The ideal option for maximal coverage and value is Supplement Plan 1A, which closely follows Medicare Plan G. Supplement 1A pays for of all the services provided by Original Medicare, with the exception of the Part B annual deductible. This means, the plan will cover inpatient hospital costs like blood transfusions, nursing, and hospice. The plan also takes care of coinsurances for doctor check-ups, lab tests, diabetes needs, x-rays, equipment, surgeries and other major expenses.

This is how you apply the benefits of Supplement 1A:

  1. Medicare pays first and covers 80 percent of expenses.
  2. After you’ve paid your annual deductible, Supplement 1A will pick up the remainder of the costs.

Because it pays all hospital expenses, including the hospital deductible, you wind up with a very large savings. When it comes to outpatient expenses, the supplement will cover all but the Part B annual deductible. Essentially you’re paying for your first doctor visit of the year, and Supplement 1A covers to the rest.

Another thing to keep in mind: most people prioritize travel during their retirement years. If you’re thinking of spending time abroad, you might be concerned about any medical costs you might incur while outside of the country. This supplement provides as much as $50,000 in foreign emergency care. Imagine the peace of mind you’ll experience vacationing in remote places without the fear of bankrupting yourself in the event of a major illness or accident. Medicare Advantage plans typically do not offer similar benefits.

Massachusetts Medicare Supplement Enrollment Periods

In most states, Medicare beneficiaries are given a 6-month long open enrollment window to choose a Medicare Supplement plan with no health questions or medical underwriting. In Massachusetts, however, plans are what is known as guaranteed-issue all year long. Guaranteed-issue means that the Medicare Supplement plan companies are required to accept you into the Medigap plan you apply for, regardless of your health history. This is extremely beneficial for Massachusetts residents, as you cannot be denied coverage based on any pre-existing conditions or health issues. However, it is important to note that you do not want to delay enrolling into a plan until you have a health event, as Original Medicare does not have a cap on out-of-pocket maximums and you may rack up a large medical bill if you delay coverage. Most Medicare Supplement companies in Massachusetts also offer an enrollment discount if you are within your first 6 months of your Part B effective date that you would not be eligible for if you delay the coverage. 

Massachusetts Medicare Supplement Premiums

There are 3 different ways Medicare Supplement premiums can be rated: attained age, issue age, or community-rated. In Massachusetts, Medigap premiums are community-rated. Community-rated premiums mean that everyone in the same area with the same plan will have the same initial premium. In community-rated premium states, age and gender are not factors when calculating initial Medicare Supplement premiums.

What to Know When Signing Up for Medicare in Massachusetts

Now you have at least an initial idea about what to expect when enrolling in Massachusetts Medicare. For an in-depth look at the plans and deadlines, your next step is to download Keith’s Free E-Book, Medicare Made Clear. This book, along with the Medicare On Video website, will be a vital ongoing resource as you approach your enrollment date.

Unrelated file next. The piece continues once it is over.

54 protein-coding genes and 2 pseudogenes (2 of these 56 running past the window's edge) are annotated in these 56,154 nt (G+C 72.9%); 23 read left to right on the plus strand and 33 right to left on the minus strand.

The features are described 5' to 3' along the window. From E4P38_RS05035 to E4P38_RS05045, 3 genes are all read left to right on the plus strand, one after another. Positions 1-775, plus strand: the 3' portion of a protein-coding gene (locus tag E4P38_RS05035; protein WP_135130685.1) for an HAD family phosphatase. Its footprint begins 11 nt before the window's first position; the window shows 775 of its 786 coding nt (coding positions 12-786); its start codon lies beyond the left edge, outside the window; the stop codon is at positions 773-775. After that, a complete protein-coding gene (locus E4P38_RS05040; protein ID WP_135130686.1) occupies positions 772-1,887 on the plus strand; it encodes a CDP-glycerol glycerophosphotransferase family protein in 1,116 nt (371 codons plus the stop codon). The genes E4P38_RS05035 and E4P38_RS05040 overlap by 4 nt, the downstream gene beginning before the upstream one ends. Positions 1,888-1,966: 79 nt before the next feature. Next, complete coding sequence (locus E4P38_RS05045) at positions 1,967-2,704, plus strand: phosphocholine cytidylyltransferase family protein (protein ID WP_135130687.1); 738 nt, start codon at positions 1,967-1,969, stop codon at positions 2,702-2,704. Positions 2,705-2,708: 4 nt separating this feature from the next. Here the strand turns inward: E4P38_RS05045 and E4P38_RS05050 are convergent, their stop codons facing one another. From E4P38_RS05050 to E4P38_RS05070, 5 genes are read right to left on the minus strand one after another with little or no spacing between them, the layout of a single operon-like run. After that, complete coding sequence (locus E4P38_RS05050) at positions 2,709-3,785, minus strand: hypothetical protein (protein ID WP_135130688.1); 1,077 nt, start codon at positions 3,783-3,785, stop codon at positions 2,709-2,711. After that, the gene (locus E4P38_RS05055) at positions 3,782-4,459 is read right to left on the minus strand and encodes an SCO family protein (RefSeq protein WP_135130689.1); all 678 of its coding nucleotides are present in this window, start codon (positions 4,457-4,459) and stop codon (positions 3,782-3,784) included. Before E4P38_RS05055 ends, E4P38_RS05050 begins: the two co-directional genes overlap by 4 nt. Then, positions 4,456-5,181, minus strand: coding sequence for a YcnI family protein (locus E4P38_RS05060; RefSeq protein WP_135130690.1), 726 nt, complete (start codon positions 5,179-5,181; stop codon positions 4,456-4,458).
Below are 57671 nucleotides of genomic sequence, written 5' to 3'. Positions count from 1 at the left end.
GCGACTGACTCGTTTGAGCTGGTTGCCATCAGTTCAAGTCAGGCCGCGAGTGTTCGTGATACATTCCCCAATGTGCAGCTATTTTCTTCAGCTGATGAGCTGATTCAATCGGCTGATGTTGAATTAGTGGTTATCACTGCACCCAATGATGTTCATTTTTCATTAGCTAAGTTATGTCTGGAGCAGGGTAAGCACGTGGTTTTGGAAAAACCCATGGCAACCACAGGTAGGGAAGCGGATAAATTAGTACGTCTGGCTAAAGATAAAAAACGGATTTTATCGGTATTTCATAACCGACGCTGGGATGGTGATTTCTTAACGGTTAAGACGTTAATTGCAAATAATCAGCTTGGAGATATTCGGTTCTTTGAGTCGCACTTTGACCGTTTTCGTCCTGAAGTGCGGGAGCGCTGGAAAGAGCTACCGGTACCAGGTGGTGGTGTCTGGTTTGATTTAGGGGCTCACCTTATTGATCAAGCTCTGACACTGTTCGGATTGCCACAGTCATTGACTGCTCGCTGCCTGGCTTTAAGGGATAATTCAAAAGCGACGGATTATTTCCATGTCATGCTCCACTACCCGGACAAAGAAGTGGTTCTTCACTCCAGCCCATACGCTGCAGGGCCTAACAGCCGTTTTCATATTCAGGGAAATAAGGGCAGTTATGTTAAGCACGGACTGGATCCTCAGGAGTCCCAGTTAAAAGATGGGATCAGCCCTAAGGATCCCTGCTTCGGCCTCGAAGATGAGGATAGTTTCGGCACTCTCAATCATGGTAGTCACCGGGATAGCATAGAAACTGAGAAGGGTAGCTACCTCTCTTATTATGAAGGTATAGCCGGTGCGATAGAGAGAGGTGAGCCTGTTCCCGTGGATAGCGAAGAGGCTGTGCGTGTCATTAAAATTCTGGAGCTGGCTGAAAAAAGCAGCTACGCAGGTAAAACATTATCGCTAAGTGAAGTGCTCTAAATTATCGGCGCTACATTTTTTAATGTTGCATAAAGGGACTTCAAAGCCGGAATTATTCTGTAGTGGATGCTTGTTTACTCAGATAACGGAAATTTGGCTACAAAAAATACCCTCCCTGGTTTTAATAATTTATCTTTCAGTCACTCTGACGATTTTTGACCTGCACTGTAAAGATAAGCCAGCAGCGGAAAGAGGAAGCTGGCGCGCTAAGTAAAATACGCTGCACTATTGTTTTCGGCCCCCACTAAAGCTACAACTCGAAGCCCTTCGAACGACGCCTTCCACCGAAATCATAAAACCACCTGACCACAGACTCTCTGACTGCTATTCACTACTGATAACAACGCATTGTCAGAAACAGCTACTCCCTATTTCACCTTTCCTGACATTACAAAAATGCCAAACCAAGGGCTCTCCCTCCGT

Here are just a few more things to think about. Let’s say you plan to keep working past age 65. If you’re on your employee insurance plan, and your company provides group insurance to over 20 employees, you won’t want Medicare Part B to start just yet. For now, you can enroll exclusively in Part A. If you’ve worked 40 quarters over the course of your lifetime and paid into social security, Medicare Part A will not have a monthly premium. You cannot, however, continue to contribute to a workplace HSA account if you enroll in Medicare Part A. If you have not paid into social security for that duration of time, you will pay a certain amount each quarter to make up the difference dependent on how many quarters you worked. When you decide to formally retire and leave your employee health plan, you will then want to enroll in Part B by going to

Whether you’re enrolling in one or both parts of Medicare, either at age 65 or upon retirement, you will want to pay very close attention to the date you want your Medicare to take effect. Delays and penalties can be a real hassle, and we recommend preparing and finalizing your paperwork three months in advance — including the employee coverage form you’ll receive from your employer.

We use the term paperwork but, of course, most of the enrollment process now takes place online. This allows for efficiency, validity, convenience, and ease. Medicare On Video can help you navigate the digital enrollment process.

For regular medical coverage, Medicare is an excellent way to equip yourself through your later yours. The limited prescription coverage of Original Medicare can sometimes cause hang-ups, but these problems can frequently be alleviated by investing in a stand-alone Plan D — which you can do separate from a Medicare Advantage plan. You’ll notice how Medicare Original receives fantastic reviews overall, while Medicare Advantage often elicits negative feedback by confining you to a limited network of doctors and wielding hefty out-of-pocket maximums you’d be just as well to avoid.

While Supplement Plan 1A in Massachusetts is extremely similar to Plan G in the rest of the country, we are on hand to answer any questions you might have about how it’s implemented and how to proceed with enrollment.

Give us a call at 877-885-3484 for free consultation on a plan that’s going to give you the best, most stress-free life during your later years. We want to see you with your Medicare card — and the appropriate supplement card — just as soon as you qualify and desire.